By Ron Price
Do you have someone in your life who drives you crazy? At least, some of the time? I suspect we all do. Quite often, the thing that frustrates us is that we see something they don’t see. We recognize their behavior as being overly self-serving, egotistical, or even self-limiting. We may feel they shirk responsibility, carry an attitude of entitlement, or complain about others without realizing their own weaknesses.
It doesn’t seem to matter whether it is in our family, our businesses, or our social circles; we all have some folks who get us agitated.
Over the years, I have slowly realized that these people often are the catalysts for some of my best personal growth. The irritations that bubble up in me cause me to think deeper in an effort to fix the other person or understand my own reactions. One thing I have noticed when I self-evaluate deeply is that often, the very weakness they are demonstrating exists in me also. The person who speaks too much and listens too little—how often have I been guilty of the same. The person that always has an excuse for not following through on a commitment—how often have I been guilty of the same. The person who has a big blind spot regarding a situation—how often have I been guilty of the same. This connection between the thing that irritates me and the thing I’m also guilty of has been true so often that now I look for my own weakness as a matter of habit whenever I find myself irritated with someone else.
Blind spots. This is one of the biggest weaknesses I am becoming more aware of in myself. I often jokingly say to others, “the problem with blind spots is that you can’t see them”. Sounds like a Yogi Berra quote. I also say with a sense of self-deprecating sarcasm, “It seems that everyone has blind spots but me!”
As I have reflected more on blind spots over the last several months, I have concluded that there are at least three reasons for blind spots. The first is best understood by thinking about how our natural vision can be compromised through physical conditions, such as cataracts, macular degeneration, or other incremental forms of blindness. These usually aren’t our fault; they are just our condition. We need help, either through someone “seeing” for us, or through a medical procedure that promises to improve our vision. Often times, we get this help in our personal growth by becoming receptive to feedback from someone we trust, who we know has our best interests at heart.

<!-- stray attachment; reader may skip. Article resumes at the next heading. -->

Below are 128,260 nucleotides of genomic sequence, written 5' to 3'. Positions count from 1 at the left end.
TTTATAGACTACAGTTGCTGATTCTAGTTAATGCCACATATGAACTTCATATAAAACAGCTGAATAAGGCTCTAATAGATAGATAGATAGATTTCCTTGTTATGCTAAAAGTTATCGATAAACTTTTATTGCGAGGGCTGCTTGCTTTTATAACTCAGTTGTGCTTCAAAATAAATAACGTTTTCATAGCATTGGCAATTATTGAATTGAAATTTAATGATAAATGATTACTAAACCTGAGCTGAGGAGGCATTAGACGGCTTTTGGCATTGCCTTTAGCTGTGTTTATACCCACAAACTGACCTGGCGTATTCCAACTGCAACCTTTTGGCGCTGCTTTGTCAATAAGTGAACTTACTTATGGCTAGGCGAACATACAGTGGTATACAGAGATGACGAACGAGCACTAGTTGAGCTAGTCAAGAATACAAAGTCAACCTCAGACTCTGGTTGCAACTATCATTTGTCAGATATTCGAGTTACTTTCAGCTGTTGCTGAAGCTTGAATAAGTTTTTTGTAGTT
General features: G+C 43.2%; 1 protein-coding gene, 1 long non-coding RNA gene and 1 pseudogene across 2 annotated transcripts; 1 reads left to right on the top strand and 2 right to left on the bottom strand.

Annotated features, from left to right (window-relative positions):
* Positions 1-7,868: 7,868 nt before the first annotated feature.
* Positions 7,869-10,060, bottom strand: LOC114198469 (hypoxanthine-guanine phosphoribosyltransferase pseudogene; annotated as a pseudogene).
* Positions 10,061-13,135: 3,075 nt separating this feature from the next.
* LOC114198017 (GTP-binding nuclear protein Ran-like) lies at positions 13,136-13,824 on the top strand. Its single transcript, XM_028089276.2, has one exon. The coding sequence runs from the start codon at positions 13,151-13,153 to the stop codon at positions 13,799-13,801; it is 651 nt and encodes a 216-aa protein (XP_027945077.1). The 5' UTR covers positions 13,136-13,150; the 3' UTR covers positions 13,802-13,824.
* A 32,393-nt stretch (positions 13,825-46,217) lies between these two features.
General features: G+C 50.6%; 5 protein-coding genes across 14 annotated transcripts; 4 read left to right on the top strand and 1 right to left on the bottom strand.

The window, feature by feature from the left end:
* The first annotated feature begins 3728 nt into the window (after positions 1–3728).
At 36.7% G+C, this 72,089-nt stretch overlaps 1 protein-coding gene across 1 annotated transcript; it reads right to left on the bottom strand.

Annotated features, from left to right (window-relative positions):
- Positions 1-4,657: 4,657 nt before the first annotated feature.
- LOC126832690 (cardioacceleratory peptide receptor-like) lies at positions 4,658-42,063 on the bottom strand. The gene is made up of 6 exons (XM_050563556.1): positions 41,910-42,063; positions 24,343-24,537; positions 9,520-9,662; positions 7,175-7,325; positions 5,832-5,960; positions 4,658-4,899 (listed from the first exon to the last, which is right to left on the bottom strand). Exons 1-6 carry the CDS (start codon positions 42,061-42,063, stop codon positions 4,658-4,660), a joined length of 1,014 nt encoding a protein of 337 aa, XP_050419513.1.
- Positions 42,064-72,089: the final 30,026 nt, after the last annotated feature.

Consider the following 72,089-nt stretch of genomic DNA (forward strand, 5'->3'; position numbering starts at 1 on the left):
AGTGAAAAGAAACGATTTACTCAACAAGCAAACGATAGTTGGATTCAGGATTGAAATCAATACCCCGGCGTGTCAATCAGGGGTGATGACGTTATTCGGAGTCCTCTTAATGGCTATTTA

The second kind of blind spots come from wearing “blinders,” the patches that are often put on horses to prevent them from being distracted. The problem with us is that our blinders are self-created, made up of biases, prejudices, discriminations, and various kinds of denial. Instead of opening ourselves to new possibilities and insights, we become rigid in our opinions. My greatest danger is becoming rigid in my opinions about myself, which is the most dangerous form of denial.
The third kind of blind spots comes from our inability to connect with other people’s experiences. There is such a large gap between the life we have lived and the life they live that we cannot fully grasp or understand what they are going through or how we may be able to help. One example of this, which I think we all share, is some degree of ignorance or blindness in how the world appears distinctive to someone of a different gender, ethnicity, demographic, or nationality (and the list can go on and on). One early insight into this blindness came to me while I was listening to one of our adult children explain what it was like to grow up in our family. We had both lived through many of the same events, but as I listened, I was shocked to learn that we had totally different experiences. I was in a position of power as our children grew up. I had a different worldview shaped by all of my previous experiences. I even had a different set of intentions. Listening to this adult child’s description of life in our family exposed a significant gap in my understanding or appreciation for their experience. And this is nothing compared to understanding the experiences of most others who grew up in different families, cities, countries, or cultures.
Blind spots. We all have them. We think we see and understand, but we never see and understand as we should. And this is why I’m grateful for those who disrupt my comfortable, convenient life. This is why I’m grateful for those who irritate, frustrate, or seek to educate me about my own blind spots. Without their help, I would never see them.